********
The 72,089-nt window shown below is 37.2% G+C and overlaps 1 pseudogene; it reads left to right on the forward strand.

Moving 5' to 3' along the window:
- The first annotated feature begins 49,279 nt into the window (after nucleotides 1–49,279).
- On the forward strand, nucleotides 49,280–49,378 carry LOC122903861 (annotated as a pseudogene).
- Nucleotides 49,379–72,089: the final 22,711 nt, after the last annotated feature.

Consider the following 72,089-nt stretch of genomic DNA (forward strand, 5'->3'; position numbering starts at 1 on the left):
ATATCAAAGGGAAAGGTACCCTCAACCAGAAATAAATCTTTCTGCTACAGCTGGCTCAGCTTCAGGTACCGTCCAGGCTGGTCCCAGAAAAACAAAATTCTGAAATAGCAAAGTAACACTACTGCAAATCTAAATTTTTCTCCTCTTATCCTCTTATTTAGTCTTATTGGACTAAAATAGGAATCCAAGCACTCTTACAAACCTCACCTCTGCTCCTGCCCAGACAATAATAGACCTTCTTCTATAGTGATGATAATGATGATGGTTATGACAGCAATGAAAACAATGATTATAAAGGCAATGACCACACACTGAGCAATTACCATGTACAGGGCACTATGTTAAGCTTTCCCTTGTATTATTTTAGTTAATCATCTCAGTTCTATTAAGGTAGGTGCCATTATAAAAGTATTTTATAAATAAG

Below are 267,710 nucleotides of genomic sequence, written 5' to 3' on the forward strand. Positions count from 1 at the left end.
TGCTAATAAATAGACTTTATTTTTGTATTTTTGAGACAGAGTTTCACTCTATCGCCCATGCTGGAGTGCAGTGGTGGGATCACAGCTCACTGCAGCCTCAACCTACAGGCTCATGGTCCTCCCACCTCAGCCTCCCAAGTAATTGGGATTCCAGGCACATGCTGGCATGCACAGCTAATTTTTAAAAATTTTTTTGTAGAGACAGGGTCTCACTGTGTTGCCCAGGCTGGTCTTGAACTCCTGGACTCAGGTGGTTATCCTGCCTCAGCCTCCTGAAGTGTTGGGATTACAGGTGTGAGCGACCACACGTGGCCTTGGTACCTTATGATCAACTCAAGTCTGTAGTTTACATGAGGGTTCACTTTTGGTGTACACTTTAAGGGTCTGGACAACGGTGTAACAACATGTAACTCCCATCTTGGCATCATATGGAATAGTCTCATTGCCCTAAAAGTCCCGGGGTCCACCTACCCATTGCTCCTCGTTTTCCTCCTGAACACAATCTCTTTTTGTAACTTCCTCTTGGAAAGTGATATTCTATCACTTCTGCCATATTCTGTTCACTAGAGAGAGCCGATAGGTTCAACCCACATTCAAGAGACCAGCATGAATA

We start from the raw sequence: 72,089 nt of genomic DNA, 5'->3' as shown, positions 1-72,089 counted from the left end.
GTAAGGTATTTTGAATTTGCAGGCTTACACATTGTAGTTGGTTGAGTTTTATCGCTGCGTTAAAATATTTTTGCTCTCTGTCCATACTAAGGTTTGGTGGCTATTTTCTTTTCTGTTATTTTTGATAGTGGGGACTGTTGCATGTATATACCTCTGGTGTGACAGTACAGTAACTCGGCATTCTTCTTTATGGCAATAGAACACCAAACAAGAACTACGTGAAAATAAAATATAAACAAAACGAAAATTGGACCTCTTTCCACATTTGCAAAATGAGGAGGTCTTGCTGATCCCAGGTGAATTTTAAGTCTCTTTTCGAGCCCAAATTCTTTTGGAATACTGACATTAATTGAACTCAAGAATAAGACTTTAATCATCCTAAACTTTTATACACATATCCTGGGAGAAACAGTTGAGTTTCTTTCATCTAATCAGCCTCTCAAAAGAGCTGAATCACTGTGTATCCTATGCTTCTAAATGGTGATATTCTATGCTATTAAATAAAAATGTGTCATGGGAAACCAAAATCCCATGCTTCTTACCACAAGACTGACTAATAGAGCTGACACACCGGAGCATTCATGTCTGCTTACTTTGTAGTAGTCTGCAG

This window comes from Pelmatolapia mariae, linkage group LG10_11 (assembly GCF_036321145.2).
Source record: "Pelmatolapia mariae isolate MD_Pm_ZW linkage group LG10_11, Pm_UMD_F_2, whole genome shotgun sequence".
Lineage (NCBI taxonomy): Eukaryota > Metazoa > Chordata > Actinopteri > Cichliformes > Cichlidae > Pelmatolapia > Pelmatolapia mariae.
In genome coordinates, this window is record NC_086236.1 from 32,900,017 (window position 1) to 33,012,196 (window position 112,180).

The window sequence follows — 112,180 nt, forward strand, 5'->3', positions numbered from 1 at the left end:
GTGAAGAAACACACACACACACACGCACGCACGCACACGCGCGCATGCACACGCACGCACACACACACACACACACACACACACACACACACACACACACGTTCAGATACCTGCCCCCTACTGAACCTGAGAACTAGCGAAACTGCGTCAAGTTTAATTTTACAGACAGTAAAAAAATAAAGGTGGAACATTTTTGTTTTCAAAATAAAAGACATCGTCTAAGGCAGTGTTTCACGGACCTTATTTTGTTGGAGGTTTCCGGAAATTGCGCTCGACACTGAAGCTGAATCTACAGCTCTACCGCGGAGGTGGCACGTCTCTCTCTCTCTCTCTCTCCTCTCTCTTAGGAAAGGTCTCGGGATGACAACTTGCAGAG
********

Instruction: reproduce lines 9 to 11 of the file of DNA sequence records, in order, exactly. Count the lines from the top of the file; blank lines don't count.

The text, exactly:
TGCTAATAAATAGACTTTATTTTTGTATTTTTGAGACAGAGTTTCACTCTATCGCCCATGCTGGAGTGCAGTGGTGGGATCACAGCTCACTGCAGCCTCAACCTACAGGCTCATGGTCCTCCCACCTCAGCCTCCCAAGTAATTGGGATTCCAGGCACATGCTGGCATGCACAGCTAATTTTTAAAAATTTTTTTGTAGAGACAGGGTCTCACTGTGTTGCCCAGGCTGGTCTTGAACTCCTGGACTCAGGTGGTTATCCTGCCTCAGCCTCCTGAAGTGTTGGGATTACAGGTGTGAGCGACCACACGTGGCCTTGGTACCTTATGATCAACTCAAGTCTGTAGTTTACATGAGGGTTCACTTTTGGTGTACACTTTAAGGGTCTGGACAACGGTGTAACAACATGTAACTCCCATCTTGGCATCATATGGAATAGTCTCATTGCCCTAAAAGTCCCGGGGTCCACCTACCCATTGCTCCTCGTTTTCCTCCTGAACACAATCTCTTTTTGTAACTTCCTCTTGGAAAGTGATATTCTATCACTTCTGCCATATTCTGTTCACTAGAGAGAGCCGATAGGTTCAACCCACATTCAAGAGACCAGCATGAATA

We start from the raw sequence: 72,089 nt of genomic DNA, 5'->3' as shown, positions 1-72,089 counted from the left end.
GTAAGGTATTTTGAATTTGCAGGCTTACACATTGTAGTTGGTTGAGTTTTATCGCTGCGTTAAAATATTTTTGCTCTCTGTCCATACTAAGGTTTGGTGGCTATTTTCTTTTCTGTTATTTTTGATAGTGGGGACTGTTGCATGTATATACCTCTGGTGTGACAGTACAGTAACTCGGCATTCTTCTTTATGGCAATAGAACACCAAACAAGAACTACGTGAAAATAAAATATAAACAAAACGAAAATTGGACCTCTTTCCACATTTGCAAAATGAGGAGGTCTTGCTGATCCCAGGTGAATTTTAAGTCTCTTTTCGAGCCCAAATTCTTTTGGAATACTGACATTAATTGAACTCAAGAATAAGACTTTAATCATCCTAAACTTTTATACACATATCCTGGGAGAAACAGTTGAGTTTCTTTCATCTAATCAGCCTCTCAAAAGAGCTGAATCACTGTGTATCCTATGCTTCTAAATGGTGATATTCTATGCTATTAAATAAAAATGTGTCATGGGAAACCAAAATCCCATGCTTCTTACCACAAGACTGACTAATAGAGCTGACACACCGGAGCATTCATGTCTGCTTACTTTGTAGTAGTCTGCAG